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Fire Protection for the Marine Industry

Ship Safety Standards

Due to a number of serious vessel casualties that have occurred in recent years, ship safety is a subject that is currently receiving a high level of attention in national, European and international fora. 

Inadequate safety standards can lead to loss of life, pollution, destruction of the environment and significant financial costs and losses to communities, governments, industry and others.

Ship safety standards are developed and set, at the international level, by the International Maritime Organisation (IMO). They are subsequently implemented and enforced by both national maritime authorities and, under delegated powers, by recognised organisations. European legislation clarifies, and sometimes reinforces, the ship safety standards that have been established by IMO Conventions. 

Recent concerns within the EU, that ship safety standards were not being effectively administered by those with the authority to do so, have contributed to the establishment of the European Maritime Safety Agency (EMSA).

EMSA's task, in conjunction with the European Commission, is to ensure that Community legislation on ship safety issues is effectively and consistently applied, by all Member States, to the sea going vessels that fall under their jurisdiction. This task involves monitoring and appraising the development and implementation of legislation dealing with the design, construction, operational integrity and safety of ships and their equipment.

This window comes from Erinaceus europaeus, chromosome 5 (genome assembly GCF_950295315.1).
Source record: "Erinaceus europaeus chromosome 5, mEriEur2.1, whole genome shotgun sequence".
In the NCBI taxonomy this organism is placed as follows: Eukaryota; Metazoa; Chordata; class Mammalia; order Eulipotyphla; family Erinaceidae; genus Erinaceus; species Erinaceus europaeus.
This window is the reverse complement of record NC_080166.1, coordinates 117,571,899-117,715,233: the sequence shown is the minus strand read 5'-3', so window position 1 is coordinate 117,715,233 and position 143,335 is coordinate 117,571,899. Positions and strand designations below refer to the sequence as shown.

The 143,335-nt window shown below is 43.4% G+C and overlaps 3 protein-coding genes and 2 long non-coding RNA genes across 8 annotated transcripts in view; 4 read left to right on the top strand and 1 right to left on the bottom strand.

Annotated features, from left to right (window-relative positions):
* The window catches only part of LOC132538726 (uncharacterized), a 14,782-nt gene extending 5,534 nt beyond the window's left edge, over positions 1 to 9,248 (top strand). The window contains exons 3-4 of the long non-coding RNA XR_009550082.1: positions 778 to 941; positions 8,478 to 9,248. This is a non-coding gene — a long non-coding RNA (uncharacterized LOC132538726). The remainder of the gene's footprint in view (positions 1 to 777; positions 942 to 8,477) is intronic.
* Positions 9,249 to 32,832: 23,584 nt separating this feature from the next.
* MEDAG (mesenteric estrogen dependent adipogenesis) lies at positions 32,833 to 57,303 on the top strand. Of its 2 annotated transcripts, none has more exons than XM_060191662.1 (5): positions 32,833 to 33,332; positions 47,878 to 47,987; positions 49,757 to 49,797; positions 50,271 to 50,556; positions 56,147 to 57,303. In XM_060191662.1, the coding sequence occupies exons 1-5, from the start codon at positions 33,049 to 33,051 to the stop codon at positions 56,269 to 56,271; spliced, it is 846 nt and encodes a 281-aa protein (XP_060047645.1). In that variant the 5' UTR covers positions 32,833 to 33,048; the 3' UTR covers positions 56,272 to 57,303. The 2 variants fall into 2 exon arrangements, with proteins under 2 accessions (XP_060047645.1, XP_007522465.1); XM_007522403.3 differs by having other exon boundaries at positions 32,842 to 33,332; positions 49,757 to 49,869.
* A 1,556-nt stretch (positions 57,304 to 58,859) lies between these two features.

Marine Equipment 

Shipping accidents are a huge concern to the European Community, and in particular those which cause loss of human life or major pollution in EU sea areas and along the coastline of the Member States. Therefore, it is vital that an EU level system is set in place which is capable of substantially reducing the risk of such accidents. A critical part of the developing system is the development and implementation of common standards which ensure high safety levels in the performance of equipment which is carried on board EU flagged ships. In particular, it is clear that the setting in place of consistently high quality type approval methods, testing standards and testing methods will have a very significant positive effect on the performance of equipment.

Against this background, it is acknowledged that the maritime sector is a global entity and that the implementation of existing international standards varies greatly throughout the world. This is consequently a fundamental problem for any country, or group of countries, which would like to ensure high safety standards for ships operating in, or near to, their coastal waters.